What do you like to drink in your personal moments?
I go through different phases. I change my mind dramatically, as my perception changes. Lately, as I grow older, I don’t mind spotting a flaw in a wine; this is also something that charms me. A Santorini, for example, which is anything but balanced, reflects the island’s microclimate and this is a singularity I adore. An Aliança might make your mouth awfully dry, but I’m no less crazy about it. Personally, I would never choose Naoussa’s most famous wine; I like offering it to my customers, but for myself, I would probably prefer a wine that might not deliver 100%, due to its vines. It interests me because it reflects something very specific. My favourite appellation is Cornas Rhône, an austere and rough Syrah. Hatzidakis is my favourite winery.
Wine and food…
On this subject I wouldn’t exactly say I’m breaking the mould. Sergio Esposito, Italy’s greatest wine merchant, has a story about the first time he traveled to Italy from the US, as a 17-year-old. Having grown up on peanut butter and ketchup, he asked the waiter to bring him an ossobuco and a Coke or Fanta. The Italian waiter, losing his temper, replied: “I have both Fanta and Coke, but if I bring them to you, you’ll tell me the food is no good.” Wine should leave room for food and food should leave room for wine. If you eat something that has truffle oil or balsamic vinegar in it, it’s best if you drink plain water, I don’t see the point in having wine with it.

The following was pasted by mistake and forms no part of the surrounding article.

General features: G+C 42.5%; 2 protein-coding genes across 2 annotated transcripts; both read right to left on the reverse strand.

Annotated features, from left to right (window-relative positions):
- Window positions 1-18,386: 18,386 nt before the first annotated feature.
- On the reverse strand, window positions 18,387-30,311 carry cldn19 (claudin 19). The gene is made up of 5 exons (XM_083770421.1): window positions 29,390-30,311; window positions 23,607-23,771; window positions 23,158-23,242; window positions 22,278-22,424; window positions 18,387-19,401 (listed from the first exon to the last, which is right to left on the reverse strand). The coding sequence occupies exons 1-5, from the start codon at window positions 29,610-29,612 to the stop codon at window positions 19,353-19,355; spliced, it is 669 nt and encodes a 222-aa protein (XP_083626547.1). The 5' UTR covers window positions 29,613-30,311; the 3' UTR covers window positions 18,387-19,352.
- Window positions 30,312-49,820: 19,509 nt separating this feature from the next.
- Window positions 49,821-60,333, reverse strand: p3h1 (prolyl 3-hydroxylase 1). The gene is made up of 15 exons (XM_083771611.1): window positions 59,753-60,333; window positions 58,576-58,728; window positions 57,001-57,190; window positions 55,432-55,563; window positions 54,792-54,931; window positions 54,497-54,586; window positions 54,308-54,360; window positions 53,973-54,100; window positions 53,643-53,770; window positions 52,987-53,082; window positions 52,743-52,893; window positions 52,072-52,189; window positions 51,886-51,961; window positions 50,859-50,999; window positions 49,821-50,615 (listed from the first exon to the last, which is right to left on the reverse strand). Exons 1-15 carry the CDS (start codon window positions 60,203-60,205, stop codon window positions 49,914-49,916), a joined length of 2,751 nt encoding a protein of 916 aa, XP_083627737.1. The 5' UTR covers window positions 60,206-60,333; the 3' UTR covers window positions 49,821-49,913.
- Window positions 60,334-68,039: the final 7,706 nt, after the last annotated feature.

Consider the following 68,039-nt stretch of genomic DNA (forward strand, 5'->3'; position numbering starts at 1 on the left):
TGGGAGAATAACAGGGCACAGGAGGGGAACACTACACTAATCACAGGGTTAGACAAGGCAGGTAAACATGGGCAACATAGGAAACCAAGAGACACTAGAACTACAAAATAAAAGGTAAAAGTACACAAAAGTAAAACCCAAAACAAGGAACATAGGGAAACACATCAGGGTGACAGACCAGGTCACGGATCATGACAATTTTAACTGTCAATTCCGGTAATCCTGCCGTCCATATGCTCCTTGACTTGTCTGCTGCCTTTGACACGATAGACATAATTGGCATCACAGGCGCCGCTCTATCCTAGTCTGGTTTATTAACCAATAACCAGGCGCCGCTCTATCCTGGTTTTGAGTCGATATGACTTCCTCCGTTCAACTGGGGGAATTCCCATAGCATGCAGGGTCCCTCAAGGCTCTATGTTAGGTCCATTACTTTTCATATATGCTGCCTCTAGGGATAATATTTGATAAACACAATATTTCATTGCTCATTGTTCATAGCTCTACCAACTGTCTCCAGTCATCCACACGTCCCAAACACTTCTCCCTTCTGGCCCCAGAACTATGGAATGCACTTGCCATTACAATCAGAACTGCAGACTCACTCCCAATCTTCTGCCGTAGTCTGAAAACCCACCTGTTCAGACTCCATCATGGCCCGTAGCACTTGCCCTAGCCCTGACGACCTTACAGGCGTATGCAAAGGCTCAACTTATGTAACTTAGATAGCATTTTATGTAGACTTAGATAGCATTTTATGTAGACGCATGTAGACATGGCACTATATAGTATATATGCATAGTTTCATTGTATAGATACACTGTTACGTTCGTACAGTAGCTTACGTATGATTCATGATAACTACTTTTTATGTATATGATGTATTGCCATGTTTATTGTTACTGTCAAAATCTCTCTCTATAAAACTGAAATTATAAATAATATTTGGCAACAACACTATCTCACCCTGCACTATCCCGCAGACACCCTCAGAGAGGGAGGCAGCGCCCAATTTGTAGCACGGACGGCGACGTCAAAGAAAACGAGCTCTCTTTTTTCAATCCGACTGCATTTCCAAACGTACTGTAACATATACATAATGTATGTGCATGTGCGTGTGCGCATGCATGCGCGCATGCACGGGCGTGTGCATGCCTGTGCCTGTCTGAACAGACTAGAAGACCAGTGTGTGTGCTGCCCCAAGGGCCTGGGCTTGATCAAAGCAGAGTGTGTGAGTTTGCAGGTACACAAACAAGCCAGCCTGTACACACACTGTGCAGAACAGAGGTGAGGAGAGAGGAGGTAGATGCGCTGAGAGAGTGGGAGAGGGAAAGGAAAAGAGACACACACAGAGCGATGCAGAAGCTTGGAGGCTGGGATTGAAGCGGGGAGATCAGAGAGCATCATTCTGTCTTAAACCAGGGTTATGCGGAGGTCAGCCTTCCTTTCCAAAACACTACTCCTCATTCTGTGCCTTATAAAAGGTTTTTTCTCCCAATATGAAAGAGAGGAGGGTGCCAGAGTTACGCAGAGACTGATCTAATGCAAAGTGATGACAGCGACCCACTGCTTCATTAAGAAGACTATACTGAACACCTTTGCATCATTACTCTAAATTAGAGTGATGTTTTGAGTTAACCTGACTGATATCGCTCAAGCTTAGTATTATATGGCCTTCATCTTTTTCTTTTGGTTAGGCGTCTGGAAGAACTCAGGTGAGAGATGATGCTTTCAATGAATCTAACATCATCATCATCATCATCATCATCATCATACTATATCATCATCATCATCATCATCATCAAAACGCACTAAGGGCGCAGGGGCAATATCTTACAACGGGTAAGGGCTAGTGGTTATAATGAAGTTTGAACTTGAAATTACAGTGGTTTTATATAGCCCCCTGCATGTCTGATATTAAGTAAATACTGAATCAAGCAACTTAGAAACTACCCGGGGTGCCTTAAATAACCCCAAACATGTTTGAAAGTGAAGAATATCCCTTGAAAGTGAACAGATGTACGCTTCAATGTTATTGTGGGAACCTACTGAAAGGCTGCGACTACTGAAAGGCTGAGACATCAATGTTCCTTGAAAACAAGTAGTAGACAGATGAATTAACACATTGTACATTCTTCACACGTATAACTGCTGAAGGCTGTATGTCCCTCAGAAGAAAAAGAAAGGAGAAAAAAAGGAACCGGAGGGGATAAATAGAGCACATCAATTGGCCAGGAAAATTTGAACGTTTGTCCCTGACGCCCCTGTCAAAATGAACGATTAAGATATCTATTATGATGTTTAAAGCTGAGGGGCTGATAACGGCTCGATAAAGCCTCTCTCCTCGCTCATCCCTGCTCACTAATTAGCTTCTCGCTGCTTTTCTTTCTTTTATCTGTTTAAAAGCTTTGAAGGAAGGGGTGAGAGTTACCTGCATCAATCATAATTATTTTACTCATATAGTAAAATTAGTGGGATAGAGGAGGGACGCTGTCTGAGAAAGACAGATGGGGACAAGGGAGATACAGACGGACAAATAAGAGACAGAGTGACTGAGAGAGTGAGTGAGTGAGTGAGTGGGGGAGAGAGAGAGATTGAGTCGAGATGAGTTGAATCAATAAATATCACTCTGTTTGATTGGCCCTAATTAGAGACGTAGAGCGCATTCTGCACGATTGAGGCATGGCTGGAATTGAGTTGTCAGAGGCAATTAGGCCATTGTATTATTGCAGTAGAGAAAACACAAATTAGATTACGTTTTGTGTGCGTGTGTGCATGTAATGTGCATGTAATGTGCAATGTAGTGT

The most beautiful moment at Paleo?
When I first opened my bar, I would see the door open and people coming in, and I would feel like bursting into tears. I was very moved by the fact that someone would come all the way from Mets or Kolonaki just to be here. Even if Paleo were to close down right then and there, I’d still be very happy; having experienced this would suffice for me.
Yannis Kaimenakis could not think of the worst moment at Paleo. g